We used the Geminoid-HI1 for this experiment since it allowed a direct comparison with his human equivalent, Hiroshi Ishiguro. The androids movement was based on motion data captured from Ishiguro performing the persuasive speech. The recording also included Ishiguro’s voice, so that the lip movement of the android match the speech signal.
One limitation of the android is that it cannot grip and hold products or press small buttons reliably. We therefore decided to advertise a Bluetooth headset, since it can be demonstrated without having to handle it. Moreover, it may be assumed that a robot might be perceived to be more knowledgeable about electronic products than, for example, food products. The expertise of the speaker does have a considerable influence on his/her persuasiveness, which also holds true for the persuasiveness of machines [19, 20]. The headset was placed in the ear of the android and Ishiguro during the presentation.
A recording of Ishiguro performing the persuasive message was used in the video condition. For the recording, we placed a large television behind the camera that displayed the script of the persuasive message to make it easier for Ishiguro to remember the script. The same screen was placed behind the participants in the human condition. This procedure allowed Ishiguro to minimize the variations between his presentations. The video was projected onto a 110 by 175 cm screen, which approximates the actual size of Ishiguro and the android. The video had a resolution of 720 by 480 pixels. Figure 2 shows the experimental setup for the three conditions.
The advertised headset did not contain any label or brand icon, so that the participants were not able to identify the headset. It was therefore impossible for the participants to simply know the price of the product.
The participants joined the experiment in small groups. After welcoming the participants in room A, the experimenter asked them to fill in an informed consent form. Next, the experimenter asked the participants to fill in a questionnaire that contained demographic questions and the NEO-FFI personality questionnaire. The participants were then asked how much they would pay for 30 products that were presented to them in a custom made catalogue. The products included furniture, electronic devices and accessories (see Figure 3).
The experimenter then guided the participant into room B, where the persuasive agent (android, human, or the television screen) was located. The participants were seated on chairs that were arranged in a circle, 1 meter away from the persuasive agent (see Figure 2).
The experimenter left the room and the persuasive agent presented a Bluetooth headset. After the presentation was completed, the experimenter guided the participant back into room A where he/she filled in a questionnaire that contained the question how he/she was asked how much they would pay for the Bluetooth headset that was just presented to them, the persuasion questionnaire and the Japanese Property-Based Adjective Measurement questionnaire. In parallel to the experiment, we asked Ishiguro to fill in the personality questionnaire.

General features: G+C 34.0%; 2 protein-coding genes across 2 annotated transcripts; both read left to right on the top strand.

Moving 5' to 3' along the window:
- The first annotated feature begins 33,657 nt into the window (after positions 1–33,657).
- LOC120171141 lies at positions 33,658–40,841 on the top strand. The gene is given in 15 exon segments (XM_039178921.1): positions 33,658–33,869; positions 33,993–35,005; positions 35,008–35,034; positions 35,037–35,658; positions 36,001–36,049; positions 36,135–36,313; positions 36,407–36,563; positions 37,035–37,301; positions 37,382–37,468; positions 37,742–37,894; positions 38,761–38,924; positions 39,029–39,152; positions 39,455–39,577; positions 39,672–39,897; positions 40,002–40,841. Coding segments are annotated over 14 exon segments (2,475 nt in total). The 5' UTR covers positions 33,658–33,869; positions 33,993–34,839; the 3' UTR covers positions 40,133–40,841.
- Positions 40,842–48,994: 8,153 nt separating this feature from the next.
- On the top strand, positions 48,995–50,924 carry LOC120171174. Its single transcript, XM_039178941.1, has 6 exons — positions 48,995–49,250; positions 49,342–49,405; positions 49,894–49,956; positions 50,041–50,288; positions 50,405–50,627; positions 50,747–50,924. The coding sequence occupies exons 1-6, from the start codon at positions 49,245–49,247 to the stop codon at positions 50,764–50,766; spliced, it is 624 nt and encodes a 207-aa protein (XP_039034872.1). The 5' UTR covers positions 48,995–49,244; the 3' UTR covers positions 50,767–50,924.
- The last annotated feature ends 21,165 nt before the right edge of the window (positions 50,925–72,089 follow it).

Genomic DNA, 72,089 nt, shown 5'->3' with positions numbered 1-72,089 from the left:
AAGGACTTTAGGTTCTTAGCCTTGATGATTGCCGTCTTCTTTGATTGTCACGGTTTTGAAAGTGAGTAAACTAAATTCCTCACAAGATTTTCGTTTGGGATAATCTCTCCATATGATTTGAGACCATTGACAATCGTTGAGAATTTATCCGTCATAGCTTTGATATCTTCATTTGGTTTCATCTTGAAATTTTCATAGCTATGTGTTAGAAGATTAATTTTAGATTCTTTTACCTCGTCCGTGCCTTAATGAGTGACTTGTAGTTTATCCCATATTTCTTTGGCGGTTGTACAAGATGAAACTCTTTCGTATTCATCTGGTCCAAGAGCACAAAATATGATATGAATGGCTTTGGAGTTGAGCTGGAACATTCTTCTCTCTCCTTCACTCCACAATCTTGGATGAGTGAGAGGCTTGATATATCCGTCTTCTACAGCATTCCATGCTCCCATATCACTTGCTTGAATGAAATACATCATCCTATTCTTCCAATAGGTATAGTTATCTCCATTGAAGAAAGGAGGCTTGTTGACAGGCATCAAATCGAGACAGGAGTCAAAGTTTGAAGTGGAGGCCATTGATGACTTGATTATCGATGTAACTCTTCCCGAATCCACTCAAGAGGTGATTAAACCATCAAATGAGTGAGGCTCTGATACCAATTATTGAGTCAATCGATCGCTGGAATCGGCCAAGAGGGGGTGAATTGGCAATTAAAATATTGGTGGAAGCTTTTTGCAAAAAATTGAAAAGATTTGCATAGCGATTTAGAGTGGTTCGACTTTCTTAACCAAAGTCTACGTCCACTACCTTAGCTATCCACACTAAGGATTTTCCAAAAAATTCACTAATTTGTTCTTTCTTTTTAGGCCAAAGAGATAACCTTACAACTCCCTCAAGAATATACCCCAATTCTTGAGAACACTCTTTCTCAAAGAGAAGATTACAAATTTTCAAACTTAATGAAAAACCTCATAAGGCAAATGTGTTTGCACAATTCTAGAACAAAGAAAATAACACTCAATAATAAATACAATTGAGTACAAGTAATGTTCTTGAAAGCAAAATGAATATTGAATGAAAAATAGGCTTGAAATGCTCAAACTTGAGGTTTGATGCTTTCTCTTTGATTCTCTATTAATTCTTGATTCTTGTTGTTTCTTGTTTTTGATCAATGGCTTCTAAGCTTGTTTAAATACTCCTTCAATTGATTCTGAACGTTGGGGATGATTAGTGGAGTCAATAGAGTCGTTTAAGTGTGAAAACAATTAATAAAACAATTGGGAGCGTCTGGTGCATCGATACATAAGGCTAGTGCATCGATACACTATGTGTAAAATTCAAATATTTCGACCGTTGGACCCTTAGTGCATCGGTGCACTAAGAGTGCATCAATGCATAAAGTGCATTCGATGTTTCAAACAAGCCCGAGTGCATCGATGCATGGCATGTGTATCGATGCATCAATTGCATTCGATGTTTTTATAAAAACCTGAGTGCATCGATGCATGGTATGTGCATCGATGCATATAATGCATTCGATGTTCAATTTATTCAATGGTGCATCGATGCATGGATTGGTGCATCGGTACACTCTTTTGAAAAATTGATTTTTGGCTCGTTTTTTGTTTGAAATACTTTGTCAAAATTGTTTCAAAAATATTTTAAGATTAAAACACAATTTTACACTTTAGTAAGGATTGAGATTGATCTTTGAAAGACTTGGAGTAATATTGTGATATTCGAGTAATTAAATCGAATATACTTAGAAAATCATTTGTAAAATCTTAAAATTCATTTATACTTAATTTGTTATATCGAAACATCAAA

20 male and 12 female subjects participated in the study. They were between 19 and 25 years old (mean 21.1) and they received 3000 yen for their effort. The participants were recruited from a temporary work placement company called Arbeit Network, which specializes on the placement of students. All of the participants were students from a wide range of fields, including history, information science and psychology. 56 percent of the participants have never seen Ishiguro or the Geminoid HI-1 (e.g. television), 78 percent have never met them and 91 percent did not know them personally.
A reliability analysis across the six arguments items resulted in a Cronbach's Alpha of 0.684, which is below the value of 0.90 reported in the original study of Zanbaka, Goolkasian & Hodges . The reliability of the interesting factor was 0.861, which is above Zanbaka’s value of 0.76. The Cronbach’s Alpha for the three components of the Property-Based Adjective Measurement were 0.57 for openness, 0.86 for agreeableness, and 0.716 for extraversion. The reliability and validity estimations for the NEO‑FFI are available from McCrae & Costa .
We performed an analysis of covariance (ANCOVA) in which the persuasive agent (human, video, android) was the independent variable. Seen-agent and gender were the covariants. Price, argument, interesting and conservative were the dependent variables. Neither covariant had a significant influence on the measurements. The persuasive agent also did not have a significant influence on the measurements (see Table 1).
We performed a second ANCOVA in which the persuasive agent was the independent variable. Seen-agent and the personality of the participant were the covariants. The perceived extraversion, openness and agreeableness of the persuasive agent were the dependent variables. Notice that the Japanese Property-Based Adjective Measurement questionnaire does not have scales for the measurement of neuroticism or conscientiousness and therefore they do not appear in the further analysis. Figure 4 shows the mean personality scores for all three conditions.
The persuasive agent did not have a significant influence on any of the measurements, although it did approach a significant level for openness (F(2,22)=2.567,p=0.100). Post‑hoc t‑tests with Bonferroni corrected alpha showed that the human agent was rated almost significantly (p=0.153) less open (3.590) than the android agent (4.169). The covariant seen-agent and gender had no significant influence on the measurements. The personality of the participant also had an influence on the measurements. The openness of the participants had a significant influence on their rating on the extraversion of the agent (F(1,22)=8.700,p=0.07).